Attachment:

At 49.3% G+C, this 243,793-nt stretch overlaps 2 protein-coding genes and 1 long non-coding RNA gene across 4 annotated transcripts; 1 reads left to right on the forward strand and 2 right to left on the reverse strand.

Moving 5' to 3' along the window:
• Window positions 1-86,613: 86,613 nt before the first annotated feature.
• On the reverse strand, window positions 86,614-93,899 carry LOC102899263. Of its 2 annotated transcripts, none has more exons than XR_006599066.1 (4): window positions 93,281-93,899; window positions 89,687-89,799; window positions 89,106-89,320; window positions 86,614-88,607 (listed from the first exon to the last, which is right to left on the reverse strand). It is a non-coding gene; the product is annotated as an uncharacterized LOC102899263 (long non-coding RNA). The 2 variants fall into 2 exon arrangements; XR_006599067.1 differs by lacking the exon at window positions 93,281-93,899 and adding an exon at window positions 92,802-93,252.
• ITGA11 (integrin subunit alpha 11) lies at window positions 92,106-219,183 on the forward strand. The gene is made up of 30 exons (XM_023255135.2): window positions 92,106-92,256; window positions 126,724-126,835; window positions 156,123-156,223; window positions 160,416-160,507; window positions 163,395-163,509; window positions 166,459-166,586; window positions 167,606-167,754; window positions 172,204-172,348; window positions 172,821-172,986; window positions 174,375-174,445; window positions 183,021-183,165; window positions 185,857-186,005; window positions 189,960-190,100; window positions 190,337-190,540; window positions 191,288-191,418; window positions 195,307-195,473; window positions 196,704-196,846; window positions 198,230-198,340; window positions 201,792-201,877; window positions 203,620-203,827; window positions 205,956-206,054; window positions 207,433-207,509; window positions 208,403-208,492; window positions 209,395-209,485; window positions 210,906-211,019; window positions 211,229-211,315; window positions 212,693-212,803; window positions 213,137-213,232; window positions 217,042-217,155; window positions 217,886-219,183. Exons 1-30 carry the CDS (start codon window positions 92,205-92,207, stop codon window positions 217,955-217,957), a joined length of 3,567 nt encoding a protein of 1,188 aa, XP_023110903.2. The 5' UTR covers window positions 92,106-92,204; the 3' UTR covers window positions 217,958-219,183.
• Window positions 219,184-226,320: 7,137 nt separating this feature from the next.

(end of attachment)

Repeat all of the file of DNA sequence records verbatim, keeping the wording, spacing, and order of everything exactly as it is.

At 49.3% G+C, this 243,793-nt stretch overlaps 2 protein-coding genes and 1 long non-coding RNA gene across 4 annotated transcripts; 1 reads left to right on the forward strand and 2 right to left on the reverse strand.

Moving 5' to 3' along the window:
• Window positions 1-86,613: 86,613 nt before the first annotated feature.
• On the reverse strand, window positions 86,614-93,899 carry LOC102899263. Of its 2 annotated transcripts, none has more exons than XR_006599066.1 (4): window positions 93,281-93,899; window positions 89,687-89,799; window positions 89,106-89,320; window positions 86,614-88,607 (listed from the first exon to the last, which is right to left on the reverse strand). It is a non-coding gene; the product is annotated as an uncharacterized LOC102899263 (long non-coding RNA). The 2 variants fall into 2 exon arrangements; XR_006599067.1 differs by lacking the exon at window positions 93,281-93,899 and adding an exon at window positions 92,802-93,252.
• ITGA11 (integrin subunit alpha 11) lies at window positions 92,106-219,183 on the forward strand. The gene is made up of 30 exons (XM_023255135.2): window positions 92,106-92,256; window positions 126,724-126,835; window positions 156,123-156,223; window positions 160,416-160,507; window positions 163,395-163,509; window positions 166,459-166,586; window positions 167,606-167,754; window positions 172,204-172,348; window positions 172,821-172,986; window positions 174,375-174,445; window positions 183,021-183,165; window positions 185,857-186,005; window positions 189,960-190,100; window positions 190,337-190,540; window positions 191,288-191,418; window positions 195,307-195,473; window positions 196,704-196,846; window positions 198,230-198,340; window positions 201,792-201,877; window positions 203,620-203,827; window positions 205,956-206,054; window positions 207,433-207,509; window positions 208,403-208,492; window positions 209,395-209,485; window positions 210,906-211,019; window positions 211,229-211,315; window positions 212,693-212,803; window positions 213,137-213,232; window positions 217,042-217,155; window positions 217,886-219,183. Exons 1-30 carry the CDS (start codon window positions 92,205-92,207, stop codon window positions 217,955-217,957), a joined length of 3,567 nt encoding a protein of 1,188 aa, XP_023110903.2. The 5' UTR covers window positions 92,106-92,204; the 3' UTR covers window positions 217,958-219,183.
• Window positions 219,184-226,320: 7,137 nt separating this feature from the next.